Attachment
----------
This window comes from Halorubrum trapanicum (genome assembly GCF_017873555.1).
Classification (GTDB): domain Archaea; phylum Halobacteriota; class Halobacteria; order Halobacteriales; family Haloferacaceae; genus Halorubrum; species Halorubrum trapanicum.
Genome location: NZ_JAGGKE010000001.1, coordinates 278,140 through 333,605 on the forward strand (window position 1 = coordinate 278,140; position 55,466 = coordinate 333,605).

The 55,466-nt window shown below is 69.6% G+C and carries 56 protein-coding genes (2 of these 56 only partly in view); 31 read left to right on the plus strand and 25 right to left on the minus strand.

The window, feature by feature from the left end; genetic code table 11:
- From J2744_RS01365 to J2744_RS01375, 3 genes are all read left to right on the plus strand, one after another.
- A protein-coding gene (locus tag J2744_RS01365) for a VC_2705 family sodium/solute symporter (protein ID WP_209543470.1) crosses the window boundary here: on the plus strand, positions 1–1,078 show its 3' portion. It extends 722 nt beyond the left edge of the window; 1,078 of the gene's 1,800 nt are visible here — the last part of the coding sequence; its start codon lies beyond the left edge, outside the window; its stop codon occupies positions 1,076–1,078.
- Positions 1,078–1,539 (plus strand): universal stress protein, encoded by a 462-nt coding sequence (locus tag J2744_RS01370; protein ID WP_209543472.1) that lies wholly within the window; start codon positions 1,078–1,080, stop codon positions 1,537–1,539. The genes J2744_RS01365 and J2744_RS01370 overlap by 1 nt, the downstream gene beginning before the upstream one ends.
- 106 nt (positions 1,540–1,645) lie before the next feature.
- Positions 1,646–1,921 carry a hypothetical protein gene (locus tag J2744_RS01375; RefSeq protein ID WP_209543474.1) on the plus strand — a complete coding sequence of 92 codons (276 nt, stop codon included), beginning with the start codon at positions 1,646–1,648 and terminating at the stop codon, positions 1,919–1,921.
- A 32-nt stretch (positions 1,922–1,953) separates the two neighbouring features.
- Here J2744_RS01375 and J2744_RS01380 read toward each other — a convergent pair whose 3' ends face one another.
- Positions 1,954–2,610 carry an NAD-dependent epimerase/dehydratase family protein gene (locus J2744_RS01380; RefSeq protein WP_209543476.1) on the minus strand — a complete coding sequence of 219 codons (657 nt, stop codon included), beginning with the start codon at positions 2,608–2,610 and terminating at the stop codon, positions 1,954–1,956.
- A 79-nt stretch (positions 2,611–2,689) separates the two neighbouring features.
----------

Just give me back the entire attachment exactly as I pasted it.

This window comes from Halorubrum trapanicum (genome assembly GCF_017873555.1).
Classification (GTDB): domain Archaea; phylum Halobacteriota; class Halobacteria; order Halobacteriales; family Haloferacaceae; genus Halorubrum; species Halorubrum trapanicum.
Genome location: NZ_JAGGKE010000001.1, coordinates 278,140 through 333,605 on the forward strand (window position 1 = coordinate 278,140; position 55,466 = coordinate 333,605).

The 55,466-nt window shown below is 69.6% G+C and carries 56 protein-coding genes (2 of these 56 only partly in view); 31 read left to right on the plus strand and 25 right to left on the minus strand.

The window, feature by feature from the left end; genetic code table 11:
- From J2744_RS01365 to J2744_RS01375, 3 genes are all read left to right on the plus strand, one after another.
- A protein-coding gene (locus tag J2744_RS01365) for a VC_2705 family sodium/solute symporter (protein ID WP_209543470.1) crosses the window boundary here: on the plus strand, positions 1–1,078 show its 3' portion. It extends 722 nt beyond the left edge of the window; 1,078 of the gene's 1,800 nt are visible here — the last part of the coding sequence; its start codon lies beyond the left edge, outside the window; its stop codon occupies positions 1,076–1,078.
- Positions 1,078–1,539 (plus strand): universal stress protein, encoded by a 462-nt coding sequence (locus tag J2744_RS01370; protein ID WP_209543472.1) that lies wholly within the window; start codon positions 1,078–1,080, stop codon positions 1,537–1,539. The genes J2744_RS01365 and J2744_RS01370 overlap by 1 nt, the downstream gene beginning before the upstream one ends.
- 106 nt (positions 1,540–1,645) lie before the next feature.
- Positions 1,646–1,921 carry a hypothetical protein gene (locus tag J2744_RS01375; RefSeq protein ID WP_209543474.1) on the plus strand — a complete coding sequence of 92 codons (276 nt, stop codon included), beginning with the start codon at positions 1,646–1,648 and terminating at the stop codon, positions 1,919–1,921.
- A 32-nt stretch (positions 1,922–1,953) separates the two neighbouring features.
- Here J2744_RS01375 and J2744_RS01380 read toward each other — a convergent pair whose 3' ends face one another.
- Positions 1,954–2,610 carry an NAD-dependent epimerase/dehydratase family protein gene (locus J2744_RS01380; RefSeq protein WP_209543476.1) on the minus strand — a complete coding sequence of 219 codons (657 nt, stop codon included), beginning with the start codon at positions 2,608–2,610 and terminating at the stop codon, positions 1,954–1,956.
- A 79-nt stretch (positions 2,611–2,689) separates the two neighbouring features.